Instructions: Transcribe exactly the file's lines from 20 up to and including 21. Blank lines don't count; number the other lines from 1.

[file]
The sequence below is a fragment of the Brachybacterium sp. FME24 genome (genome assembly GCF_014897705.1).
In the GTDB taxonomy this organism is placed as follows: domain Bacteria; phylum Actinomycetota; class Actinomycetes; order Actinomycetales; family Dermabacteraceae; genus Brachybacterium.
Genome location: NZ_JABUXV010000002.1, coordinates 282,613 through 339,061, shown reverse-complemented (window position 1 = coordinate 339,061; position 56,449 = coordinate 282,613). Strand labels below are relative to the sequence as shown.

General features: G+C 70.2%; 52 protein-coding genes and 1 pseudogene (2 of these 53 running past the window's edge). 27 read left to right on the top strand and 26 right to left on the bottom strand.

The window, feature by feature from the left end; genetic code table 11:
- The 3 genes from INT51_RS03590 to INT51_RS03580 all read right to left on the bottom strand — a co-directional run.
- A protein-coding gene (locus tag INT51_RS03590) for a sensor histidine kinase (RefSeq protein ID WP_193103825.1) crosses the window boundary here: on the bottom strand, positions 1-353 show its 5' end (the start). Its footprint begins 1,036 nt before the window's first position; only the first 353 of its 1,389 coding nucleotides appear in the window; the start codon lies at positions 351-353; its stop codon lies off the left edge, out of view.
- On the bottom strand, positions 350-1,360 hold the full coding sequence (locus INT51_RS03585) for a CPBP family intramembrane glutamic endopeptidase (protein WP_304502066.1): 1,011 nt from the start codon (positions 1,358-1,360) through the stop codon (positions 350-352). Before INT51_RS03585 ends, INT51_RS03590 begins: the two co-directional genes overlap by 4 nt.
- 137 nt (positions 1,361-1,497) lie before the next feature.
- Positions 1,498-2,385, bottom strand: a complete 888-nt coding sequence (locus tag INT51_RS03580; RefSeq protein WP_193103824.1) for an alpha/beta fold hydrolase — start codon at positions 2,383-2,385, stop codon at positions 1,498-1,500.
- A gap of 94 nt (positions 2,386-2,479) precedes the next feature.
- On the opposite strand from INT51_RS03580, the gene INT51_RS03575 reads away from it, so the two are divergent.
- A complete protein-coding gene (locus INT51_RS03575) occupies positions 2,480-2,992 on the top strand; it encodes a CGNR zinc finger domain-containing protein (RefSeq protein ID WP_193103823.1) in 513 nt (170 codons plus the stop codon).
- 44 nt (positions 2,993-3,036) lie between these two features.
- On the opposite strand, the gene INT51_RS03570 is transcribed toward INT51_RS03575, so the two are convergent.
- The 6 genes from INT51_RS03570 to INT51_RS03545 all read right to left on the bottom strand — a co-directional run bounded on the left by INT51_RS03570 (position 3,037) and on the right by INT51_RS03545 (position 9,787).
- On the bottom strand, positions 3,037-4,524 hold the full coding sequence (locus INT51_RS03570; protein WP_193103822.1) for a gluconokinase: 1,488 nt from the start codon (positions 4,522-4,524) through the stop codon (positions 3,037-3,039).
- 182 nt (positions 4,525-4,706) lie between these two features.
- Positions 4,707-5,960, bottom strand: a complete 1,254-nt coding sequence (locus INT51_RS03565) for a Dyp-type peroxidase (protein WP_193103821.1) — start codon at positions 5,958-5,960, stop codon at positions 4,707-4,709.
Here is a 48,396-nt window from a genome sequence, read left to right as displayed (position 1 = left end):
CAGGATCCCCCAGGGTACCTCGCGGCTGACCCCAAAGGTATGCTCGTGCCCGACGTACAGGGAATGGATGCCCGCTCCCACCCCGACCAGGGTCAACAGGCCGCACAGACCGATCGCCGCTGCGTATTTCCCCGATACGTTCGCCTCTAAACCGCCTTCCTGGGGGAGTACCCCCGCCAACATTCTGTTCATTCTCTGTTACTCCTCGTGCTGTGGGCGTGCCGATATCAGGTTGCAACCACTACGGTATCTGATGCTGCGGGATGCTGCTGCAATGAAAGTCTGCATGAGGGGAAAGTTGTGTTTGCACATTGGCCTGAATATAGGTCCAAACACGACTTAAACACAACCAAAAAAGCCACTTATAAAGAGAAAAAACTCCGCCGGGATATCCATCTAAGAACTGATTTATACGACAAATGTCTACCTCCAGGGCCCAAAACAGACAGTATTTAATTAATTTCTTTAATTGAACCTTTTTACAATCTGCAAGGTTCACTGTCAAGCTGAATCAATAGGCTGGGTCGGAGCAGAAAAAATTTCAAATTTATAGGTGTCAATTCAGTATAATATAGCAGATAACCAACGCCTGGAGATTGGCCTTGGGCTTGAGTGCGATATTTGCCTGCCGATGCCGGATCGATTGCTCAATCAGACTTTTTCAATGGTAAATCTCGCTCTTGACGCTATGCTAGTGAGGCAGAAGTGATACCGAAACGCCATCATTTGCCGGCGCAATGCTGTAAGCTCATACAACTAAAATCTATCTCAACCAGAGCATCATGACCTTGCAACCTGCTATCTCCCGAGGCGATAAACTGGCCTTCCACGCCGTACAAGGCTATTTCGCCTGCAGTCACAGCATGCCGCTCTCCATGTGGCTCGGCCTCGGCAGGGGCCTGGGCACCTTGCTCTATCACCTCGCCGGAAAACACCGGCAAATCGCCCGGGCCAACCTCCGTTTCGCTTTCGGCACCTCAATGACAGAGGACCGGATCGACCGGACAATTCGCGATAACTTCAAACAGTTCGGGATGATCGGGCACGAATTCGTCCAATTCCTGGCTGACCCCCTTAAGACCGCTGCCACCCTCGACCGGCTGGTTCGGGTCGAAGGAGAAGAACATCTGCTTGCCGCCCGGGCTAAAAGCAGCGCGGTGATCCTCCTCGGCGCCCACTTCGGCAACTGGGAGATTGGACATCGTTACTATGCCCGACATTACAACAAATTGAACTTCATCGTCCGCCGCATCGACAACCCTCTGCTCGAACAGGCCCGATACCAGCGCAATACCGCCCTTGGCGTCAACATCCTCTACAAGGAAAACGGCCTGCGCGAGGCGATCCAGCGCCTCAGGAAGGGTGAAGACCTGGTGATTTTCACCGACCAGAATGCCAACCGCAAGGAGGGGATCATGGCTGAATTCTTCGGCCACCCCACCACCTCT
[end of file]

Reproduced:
Here is a 48,396-nt window from a genome sequence, read left to right as displayed (position 1 = left end):
CAGGATCCCCCAGGGTACCTCGCGGCTGACCCCAAAGGTATGCTCGTGCCCGACGTACAGGGAATGGATGCCCGCTCCCACCCCGACCAGGGTCAACAGGCCGCACAGACCGATCGCCGCTGCGTATTTCCCCGATACGTTCGCCTCTAAACCGCCTTCCTGGGGGAGTACCCCCGCCAACATTCTGTTCATTCTCTGTTACTCCTCGTGCTGTGGGCGTGCCGATATCAGGTTGCAACCACTACGGTATCTGATGCTGCGGGATGCTGCTGCAATGAAAGTCTGCATGAGGGGAAAGTTGTGTTTGCACATTGGCCTGAATATAGGTCCAAACACGACTTAAACACAACCAAAAAAGCCACTTATAAAGAGAAAAAACTCCGCCGGGATATCCATCTAAGAACTGATTTATACGACAAATGTCTACCTCCAGGGCCCAAAACAGACAGTATTTAATTAATTTCTTTAATTGAACCTTTTTACAATCTGCAAGGTTCACTGTCAAGCTGAATCAATAGGCTGGGTCGGAGCAGAAAAAATTTCAAATTTATAGGTGTCAATTCAGTATAATATAGCAGATAACCAACGCCTGGAGATTGGCCTTGGGCTTGAGTGCGATATTTGCCTGCCGATGCCGGATCGATTGCTCAATCAGACTTTTTCAATGGTAAATCTCGCTCTTGACGCTATGCTAGTGAGGCAGAAGTGATACCGAAACGCCATCATTTGCCGGCGCAATGCTGTAAGCTCATACAACTAAAATCTATCTCAACCAGAGCATCATGACCTTGCAACCTGCTATCTCCCGAGGCGATAAACTGGCCTTCCACGCCGTACAAGGCTATTTCGCCTGCAGTCACAGCATGCCGCTCTCCATGTGGCTCGGCCTCGGCAGGGGCCTGGGCACCTTGCTCTATCACCTCGCCGGAAAACACCGGCAAATCGCCCGGGCCAACCTCCGTTTCGCTTTCGGCACCTCAATGACAGAGGACCGGATCGACCGGACAATTCGCGATAACTTCAAACAGTTCGGGATGATCGGGCACGAATTCGTCCAATTCCTGGCTGACCCCCTTAAGACCGCTGCCACCCTCGACCGGCTGGTTCGGGTCGAAGGAGAAGAACATCTGCTTGCCGCCCGGGCTAAAAGCAGCGCGGTGATCCTCCTCGGCGCCCACTTCGGCAACTGGGAGATTGGACATCGTTACTATGCCCGACATTACAACAAATTGAACTTCATCGTCCGCCGCATCGACAACCCTCTGCTCGAACAGGCCCGATACCAGCGCAATACCGCCCTTGGCGTCAACATCCTCTACAAGGAAAACGGCCTGCGCGAGGCGATCCAGCGCCTCAGGAAGGGTGAAGACCTGGTGATTTTCACCGACCAGAATGCCAACCGCAAGGAGGGGATCATGGCTGAATTCTTCGGCCACCCCACCACCTCT